REINALD A. ESHLEMAN

Corporal | Marine Corps

 

Reinald Eshleman enlisted in the Marine Corps on July 14, 1943 at the age of nineteen.  Just over a year later, he was assigned to B Company, 3d Marine Regiment, 3d Marine Division as a Browning Automatic Rifleman (B.A.R. man). Almost a week before, the 3d Marines had secured the Japanese threat on Guam. However, there were many who remained in the jungle, refusing to surrender. The 1st Battalion participated in "aggressive patrolling and mopping-up that continued during the rest of August and September. This proved to be excellent on-the-job combat training in small-unit operations for the newly arriving replacements" like Eshleman (1).

The next mission for the 1st Battalion, 3rd Marines came on November 5, 1944.  The unit was assigned to Regimental Combat Team 3 in floating reserve for the amphibious assault on Iwo Jima.  "From that date until the actual boarding of ships on 16 February 1945, an intensive training program went on, emphasizing the training of old hands as well as new replacements" (1).  The unit was never called upon, and returned to Guam in March, 1945 where they resumed cleaning up Japanese resistance.  "Guam was still far from being a peaceful tropic paradise as numerous Japanese were still roaming about the island. In April 1945, the 3d Marines, supported by artillery, began an eight-day sweep of the southern portion of the island, which resulted in 14 enemy dead and several captured" (1).

GUAM

"A few Japanese, who were reluctant to surrender, continually harassed Marine patrols and the natives as they raided villages and supply dumps in search of food. Attempts were made in suspected areas to gain the enemy soldiers' surrender through psychological warfare leaflet drops and loud speaker broadcasts. The island commander then directed a complete sweep of northern Guam, beginning on 24 October, in which all remaining Japanese forces were to be sought out, captured, or destroyed. By the end of the month, 617 additional Japanese had been killed and 85 had been captured. The 3d Marines returned to its bivouac area to prepare for the next operation. It was necessary, too, to continue daily patrolling as scatterings of Japanese still roamed the jungles" (1).

The Battalion remained on Guam for the remainder of the war and through September.  The islands in the Pacific held by the Japanese had to be demilitarized, and Japanese forces repatriated back to mainland Japan.  This job fell to the 1st Battalion, 3d Marines, who would become known as the 'Chichi Jima' Marines.  Chichi Jima was an island fortress located 615 miles south of Tokyo.  The 3d Marines arrived on October 10th to receive the surrender and destroy their defenses.  At the end of the month, on October 31, 1945, Eshleman was finally transferred back to the States.

Guam on July 27, 1944

Guam on July 27, 1944

Adelup Point, Guam

Adelup Point, Guam

Agana, Guam

Agana, Guam

KOREA

After spending a few years in the reserves, on April 5, 1951, Cpl. Eshleman joined E company, 2d Battalion, 5th Marine Regiment in Korea. For the first few months, Eshleman experienced life on the line, but outside of the combat zone.  "From June until late July or early August, [members of E Company] were in the same place. They were located at the Punch Bowl near the 38th parallel in eastern Korea. The primary responsibility of the men assigned to Easy-2-5 during this time period was going on patrols to determine the enemy activity—their advancement or withdrawal, and how they were prepared" (2).  Marines who had served in WWII, like Eshleman, had valuable combat experience and shared this with the new Marines arriving.  At the end of July, the unit was put in reserve in the town of Inje and remained there until the last day of August when the battalion moved to the Kansas line.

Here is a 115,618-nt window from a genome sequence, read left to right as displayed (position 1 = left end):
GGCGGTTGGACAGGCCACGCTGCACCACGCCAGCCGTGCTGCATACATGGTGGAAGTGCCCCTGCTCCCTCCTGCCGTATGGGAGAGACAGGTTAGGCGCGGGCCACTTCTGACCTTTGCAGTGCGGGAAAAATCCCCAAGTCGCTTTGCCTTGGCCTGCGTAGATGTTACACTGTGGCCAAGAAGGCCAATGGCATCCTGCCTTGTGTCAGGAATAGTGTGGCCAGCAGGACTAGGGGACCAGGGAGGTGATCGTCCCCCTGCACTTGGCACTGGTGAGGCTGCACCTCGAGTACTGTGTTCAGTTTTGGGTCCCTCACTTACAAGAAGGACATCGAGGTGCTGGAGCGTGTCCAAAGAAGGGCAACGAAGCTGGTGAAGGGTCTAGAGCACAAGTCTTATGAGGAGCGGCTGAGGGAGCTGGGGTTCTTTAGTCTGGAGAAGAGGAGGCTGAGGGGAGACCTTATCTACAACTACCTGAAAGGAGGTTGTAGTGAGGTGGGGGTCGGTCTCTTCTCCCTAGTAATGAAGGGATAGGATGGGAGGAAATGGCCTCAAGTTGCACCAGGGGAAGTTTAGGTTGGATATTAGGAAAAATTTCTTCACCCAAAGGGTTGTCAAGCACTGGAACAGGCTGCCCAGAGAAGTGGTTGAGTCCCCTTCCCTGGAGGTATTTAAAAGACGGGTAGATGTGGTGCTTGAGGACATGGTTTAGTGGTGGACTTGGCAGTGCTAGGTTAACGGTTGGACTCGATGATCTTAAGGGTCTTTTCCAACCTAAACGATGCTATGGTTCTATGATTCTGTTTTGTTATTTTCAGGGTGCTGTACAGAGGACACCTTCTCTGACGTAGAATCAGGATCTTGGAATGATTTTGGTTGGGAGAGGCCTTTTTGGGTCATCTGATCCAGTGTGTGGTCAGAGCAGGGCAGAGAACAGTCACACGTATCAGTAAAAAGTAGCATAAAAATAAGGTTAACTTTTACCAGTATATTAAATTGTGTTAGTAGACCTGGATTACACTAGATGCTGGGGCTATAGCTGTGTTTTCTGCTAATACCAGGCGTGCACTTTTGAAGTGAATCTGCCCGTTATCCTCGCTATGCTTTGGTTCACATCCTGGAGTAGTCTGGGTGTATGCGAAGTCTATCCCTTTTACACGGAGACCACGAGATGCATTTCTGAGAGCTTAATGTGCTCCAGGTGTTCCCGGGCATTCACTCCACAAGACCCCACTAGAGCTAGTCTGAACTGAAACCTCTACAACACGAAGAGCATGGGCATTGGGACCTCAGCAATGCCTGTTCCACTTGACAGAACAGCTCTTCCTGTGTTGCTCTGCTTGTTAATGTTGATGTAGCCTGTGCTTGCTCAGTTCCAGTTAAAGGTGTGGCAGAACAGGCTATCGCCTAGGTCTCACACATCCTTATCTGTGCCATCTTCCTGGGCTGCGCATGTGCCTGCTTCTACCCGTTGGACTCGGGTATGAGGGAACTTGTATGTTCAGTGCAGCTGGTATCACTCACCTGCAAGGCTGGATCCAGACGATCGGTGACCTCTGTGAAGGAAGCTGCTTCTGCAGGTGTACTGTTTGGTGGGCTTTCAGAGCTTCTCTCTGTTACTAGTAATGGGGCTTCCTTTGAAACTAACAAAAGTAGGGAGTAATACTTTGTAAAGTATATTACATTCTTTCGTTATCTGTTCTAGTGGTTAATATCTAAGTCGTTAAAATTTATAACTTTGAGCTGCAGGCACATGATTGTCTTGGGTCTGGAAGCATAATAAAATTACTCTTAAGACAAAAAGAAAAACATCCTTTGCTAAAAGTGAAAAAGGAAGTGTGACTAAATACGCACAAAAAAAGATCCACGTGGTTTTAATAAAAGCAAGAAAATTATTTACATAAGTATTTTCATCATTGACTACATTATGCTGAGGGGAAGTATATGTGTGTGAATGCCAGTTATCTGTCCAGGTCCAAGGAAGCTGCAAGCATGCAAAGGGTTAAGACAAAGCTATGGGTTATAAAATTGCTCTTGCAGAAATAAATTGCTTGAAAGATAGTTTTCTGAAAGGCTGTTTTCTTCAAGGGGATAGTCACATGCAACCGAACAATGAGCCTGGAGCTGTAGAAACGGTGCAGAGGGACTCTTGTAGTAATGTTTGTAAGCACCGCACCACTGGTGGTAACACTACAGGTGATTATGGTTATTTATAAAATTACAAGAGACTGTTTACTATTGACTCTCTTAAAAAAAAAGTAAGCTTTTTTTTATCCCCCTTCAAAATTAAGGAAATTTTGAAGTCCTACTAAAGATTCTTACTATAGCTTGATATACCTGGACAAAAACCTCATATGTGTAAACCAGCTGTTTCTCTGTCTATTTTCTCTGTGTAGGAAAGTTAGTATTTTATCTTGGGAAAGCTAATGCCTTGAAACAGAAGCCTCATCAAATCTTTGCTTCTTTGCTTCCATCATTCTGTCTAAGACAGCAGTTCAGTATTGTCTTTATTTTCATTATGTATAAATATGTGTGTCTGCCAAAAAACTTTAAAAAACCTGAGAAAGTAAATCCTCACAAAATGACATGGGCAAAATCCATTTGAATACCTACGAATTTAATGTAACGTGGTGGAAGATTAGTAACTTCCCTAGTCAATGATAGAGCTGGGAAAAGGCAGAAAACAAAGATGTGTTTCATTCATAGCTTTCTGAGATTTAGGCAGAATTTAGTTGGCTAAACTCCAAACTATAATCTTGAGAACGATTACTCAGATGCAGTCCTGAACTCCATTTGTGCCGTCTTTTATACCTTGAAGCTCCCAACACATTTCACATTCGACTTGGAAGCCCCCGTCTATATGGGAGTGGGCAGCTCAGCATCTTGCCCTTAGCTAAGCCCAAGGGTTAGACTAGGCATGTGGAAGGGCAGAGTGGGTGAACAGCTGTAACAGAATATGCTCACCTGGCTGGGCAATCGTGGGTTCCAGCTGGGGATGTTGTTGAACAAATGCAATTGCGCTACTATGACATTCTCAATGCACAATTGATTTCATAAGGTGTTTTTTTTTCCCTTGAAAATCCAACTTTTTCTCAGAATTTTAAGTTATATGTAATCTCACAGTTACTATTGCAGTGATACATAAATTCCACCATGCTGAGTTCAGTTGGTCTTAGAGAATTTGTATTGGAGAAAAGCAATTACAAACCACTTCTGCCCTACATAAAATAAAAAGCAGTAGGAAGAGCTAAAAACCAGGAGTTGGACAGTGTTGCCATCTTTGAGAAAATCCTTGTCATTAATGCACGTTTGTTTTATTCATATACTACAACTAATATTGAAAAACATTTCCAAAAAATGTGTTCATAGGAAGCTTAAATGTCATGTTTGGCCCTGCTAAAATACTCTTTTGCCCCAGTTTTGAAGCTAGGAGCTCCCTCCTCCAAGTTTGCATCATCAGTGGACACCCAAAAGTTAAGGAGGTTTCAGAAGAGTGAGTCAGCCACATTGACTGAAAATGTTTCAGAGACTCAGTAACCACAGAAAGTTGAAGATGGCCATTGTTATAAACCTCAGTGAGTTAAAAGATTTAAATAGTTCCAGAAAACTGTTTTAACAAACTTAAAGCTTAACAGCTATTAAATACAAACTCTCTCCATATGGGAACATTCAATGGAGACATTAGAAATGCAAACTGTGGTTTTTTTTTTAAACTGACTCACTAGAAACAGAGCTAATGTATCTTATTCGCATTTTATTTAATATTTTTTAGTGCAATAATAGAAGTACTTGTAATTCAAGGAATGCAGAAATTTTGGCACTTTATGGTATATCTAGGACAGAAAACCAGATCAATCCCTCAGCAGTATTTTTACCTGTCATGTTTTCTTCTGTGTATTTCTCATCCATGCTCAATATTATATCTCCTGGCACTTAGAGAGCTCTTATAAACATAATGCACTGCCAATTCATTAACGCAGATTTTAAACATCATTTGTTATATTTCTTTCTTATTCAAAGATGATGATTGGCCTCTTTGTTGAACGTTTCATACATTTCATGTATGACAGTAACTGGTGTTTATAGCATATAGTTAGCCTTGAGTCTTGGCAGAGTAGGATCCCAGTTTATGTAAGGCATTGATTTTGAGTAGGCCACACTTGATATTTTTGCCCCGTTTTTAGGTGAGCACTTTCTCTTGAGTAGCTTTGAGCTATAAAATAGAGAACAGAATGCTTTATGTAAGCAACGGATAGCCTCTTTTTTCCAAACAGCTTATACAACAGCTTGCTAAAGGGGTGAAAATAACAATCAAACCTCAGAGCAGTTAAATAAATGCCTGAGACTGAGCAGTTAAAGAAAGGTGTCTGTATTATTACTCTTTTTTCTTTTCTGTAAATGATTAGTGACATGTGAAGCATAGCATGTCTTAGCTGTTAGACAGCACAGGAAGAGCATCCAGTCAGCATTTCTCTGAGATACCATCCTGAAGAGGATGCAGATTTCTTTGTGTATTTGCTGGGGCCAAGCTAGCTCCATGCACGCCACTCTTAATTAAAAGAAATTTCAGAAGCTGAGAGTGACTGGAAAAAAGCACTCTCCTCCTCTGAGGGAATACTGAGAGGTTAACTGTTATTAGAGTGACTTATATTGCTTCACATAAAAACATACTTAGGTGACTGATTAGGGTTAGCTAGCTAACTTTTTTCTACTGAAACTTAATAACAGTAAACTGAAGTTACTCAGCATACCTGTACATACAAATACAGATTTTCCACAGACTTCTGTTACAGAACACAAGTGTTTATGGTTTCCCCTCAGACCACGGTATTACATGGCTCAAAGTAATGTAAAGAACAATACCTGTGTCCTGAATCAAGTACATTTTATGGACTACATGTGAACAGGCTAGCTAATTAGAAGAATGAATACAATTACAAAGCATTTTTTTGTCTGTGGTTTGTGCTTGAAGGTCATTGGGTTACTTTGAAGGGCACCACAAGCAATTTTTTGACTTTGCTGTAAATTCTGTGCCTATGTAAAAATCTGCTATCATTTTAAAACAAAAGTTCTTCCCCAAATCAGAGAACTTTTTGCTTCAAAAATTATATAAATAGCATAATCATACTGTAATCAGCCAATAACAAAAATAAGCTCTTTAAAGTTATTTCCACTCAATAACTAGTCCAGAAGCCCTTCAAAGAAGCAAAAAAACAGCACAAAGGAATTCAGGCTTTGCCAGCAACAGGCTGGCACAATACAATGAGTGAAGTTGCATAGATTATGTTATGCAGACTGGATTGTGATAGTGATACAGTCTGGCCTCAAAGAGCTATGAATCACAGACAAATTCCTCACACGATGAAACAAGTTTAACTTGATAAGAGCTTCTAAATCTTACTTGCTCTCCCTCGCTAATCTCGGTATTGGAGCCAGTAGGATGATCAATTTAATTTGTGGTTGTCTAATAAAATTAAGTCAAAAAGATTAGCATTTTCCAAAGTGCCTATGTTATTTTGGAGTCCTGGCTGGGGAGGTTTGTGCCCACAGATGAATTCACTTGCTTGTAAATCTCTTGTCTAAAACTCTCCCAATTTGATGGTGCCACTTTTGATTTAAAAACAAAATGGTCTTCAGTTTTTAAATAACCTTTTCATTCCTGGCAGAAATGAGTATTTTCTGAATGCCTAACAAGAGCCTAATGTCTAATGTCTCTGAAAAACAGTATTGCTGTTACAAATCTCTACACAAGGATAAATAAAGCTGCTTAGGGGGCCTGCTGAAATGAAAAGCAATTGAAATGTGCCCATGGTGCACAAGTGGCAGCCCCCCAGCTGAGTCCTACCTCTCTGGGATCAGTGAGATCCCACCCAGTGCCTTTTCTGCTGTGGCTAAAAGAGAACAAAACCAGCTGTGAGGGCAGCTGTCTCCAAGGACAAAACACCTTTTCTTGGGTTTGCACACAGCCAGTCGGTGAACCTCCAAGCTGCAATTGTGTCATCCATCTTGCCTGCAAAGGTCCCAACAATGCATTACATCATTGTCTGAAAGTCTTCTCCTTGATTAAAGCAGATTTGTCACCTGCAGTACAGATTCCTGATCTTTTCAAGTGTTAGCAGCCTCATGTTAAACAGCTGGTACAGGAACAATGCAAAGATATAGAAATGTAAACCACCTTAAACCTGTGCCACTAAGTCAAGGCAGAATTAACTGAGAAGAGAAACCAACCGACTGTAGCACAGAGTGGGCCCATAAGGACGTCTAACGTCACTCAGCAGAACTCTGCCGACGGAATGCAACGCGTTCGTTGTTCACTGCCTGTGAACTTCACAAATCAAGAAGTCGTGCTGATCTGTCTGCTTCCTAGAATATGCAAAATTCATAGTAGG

The first half of September was relatively quiet, and members of 2d Battalion, 5th Marines got some rest and continued training.  During the last two weeks, however, the battalion was engaged in combat, "the tenor of which was more sharply pitched and resulted in more casualties than any fighting the unit had engaged in since the preceding year" (3).  On September 10th, the 2nd Battalion was assigned to defend a larger portion of the Kansas line while the 1st Battalion moved up to the Hays line.  D Company returned to the bivouac area, leaving E Company the only unit to defend the Kansas line.

Rest and relaxation ended on September 15th when the battalion mobilized for an attack on Hill 812.  E Company remained in reserve until 0400 on September 17th when they moved toward Hill 812.  They made contact with F Company and proceeded to attack the hill at 1100 hours.  Sporadic fighting continued throughout the day and E Company settled into position by 1700 that evening.  Throughout the next day, E Company was subjected to consistent artillery and mortar fire, along with enemy patrols and attacks into the lines.  Though inclement weather caused poor visibility, anyone who exposed themselves on the ridge became a target for enemy sniper and mortar fire.  On this day, Eshleman was hit in the chest. He was one of forty E Company members to be wounded in action on the 18th.  He was not evacuated at the time, and remained in combat throughout the nine day battle on Hill 812.  Eshleman rotated home in mid October, and arrived stateside on November 4th.  He was released from active duty on November 10, 1951.

Sources:

 

(1) Frank, Benis M. "A Brief History of the 3d Marines." The Air University. The Air University, n.d. Web. 10 June 2014. <http://www.au.af.mil/au/awc/awcgate/usmchist/3rdMar.txt>.

(2) Brown, Joseph F. "Veteran's Memoirs: Joseph Francis Brown." Korean War Educator. Korean War Educator, 2002. Web. 11 June 2014. <http://www.thekwe.org/memoirs/brown_joe/index.htm>.

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